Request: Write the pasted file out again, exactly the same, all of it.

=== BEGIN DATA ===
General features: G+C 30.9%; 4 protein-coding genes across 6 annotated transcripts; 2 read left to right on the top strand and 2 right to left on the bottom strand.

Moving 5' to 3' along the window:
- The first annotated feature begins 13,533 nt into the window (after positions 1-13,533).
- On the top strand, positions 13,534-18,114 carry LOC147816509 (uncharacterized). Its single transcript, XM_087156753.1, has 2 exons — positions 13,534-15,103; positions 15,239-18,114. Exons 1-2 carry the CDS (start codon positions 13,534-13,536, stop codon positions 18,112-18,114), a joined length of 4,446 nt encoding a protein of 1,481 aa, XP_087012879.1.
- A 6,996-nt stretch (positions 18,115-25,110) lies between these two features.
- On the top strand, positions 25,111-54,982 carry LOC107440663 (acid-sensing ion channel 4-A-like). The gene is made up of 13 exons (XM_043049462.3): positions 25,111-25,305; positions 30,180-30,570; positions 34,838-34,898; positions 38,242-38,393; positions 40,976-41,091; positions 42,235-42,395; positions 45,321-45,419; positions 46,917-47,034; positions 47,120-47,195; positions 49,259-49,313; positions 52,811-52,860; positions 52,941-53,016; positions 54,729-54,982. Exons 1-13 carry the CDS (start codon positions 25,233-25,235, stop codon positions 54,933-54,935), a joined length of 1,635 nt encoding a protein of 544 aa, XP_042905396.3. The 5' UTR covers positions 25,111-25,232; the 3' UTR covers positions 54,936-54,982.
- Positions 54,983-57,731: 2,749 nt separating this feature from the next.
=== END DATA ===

General features: G+C 30.9%; 4 protein-coding genes across 6 annotated transcripts; 2 read left to right on the top strand and 2 right to left on the bottom strand.

Moving 5' to 3' along the window:
- The first annotated feature begins 13,533 nt into the window (after positions 1-13,533).
- On the top strand, positions 13,534-18,114 carry LOC147816509 (uncharacterized). Its single transcript, XM_087156753.1, has 2 exons — positions 13,534-15,103; positions 15,239-18,114. Exons 1-2 carry the CDS (start codon positions 13,534-13,536, stop codon positions 18,112-18,114), a joined length of 4,446 nt encoding a protein of 1,481 aa, XP_087012879.1.
- A 6,996-nt stretch (positions 18,115-25,110) lies between these two features.
- On the top strand, positions 25,111-54,982 carry LOC107440663 (acid-sensing ion channel 4-A-like). The gene is made up of 13 exons (XM_043049462.3): positions 25,111-25,305; positions 30,180-30,570; positions 34,838-34,898; positions 38,242-38,393; positions 40,976-41,091; positions 42,235-42,395; positions 45,321-45,419; positions 46,917-47,034; positions 47,120-47,195; positions 49,259-49,313; positions 52,811-52,860; positions 52,941-53,016; positions 54,729-54,982. Exons 1-13 carry the CDS (start codon positions 25,233-25,235, stop codon positions 54,933-54,935), a joined length of 1,635 nt encoding a protein of 544 aa, XP_042905396.3. The 5' UTR covers positions 25,111-25,232; the 3' UTR covers positions 54,936-54,982.
- Positions 54,983-57,731: 2,749 nt separating this feature from the next.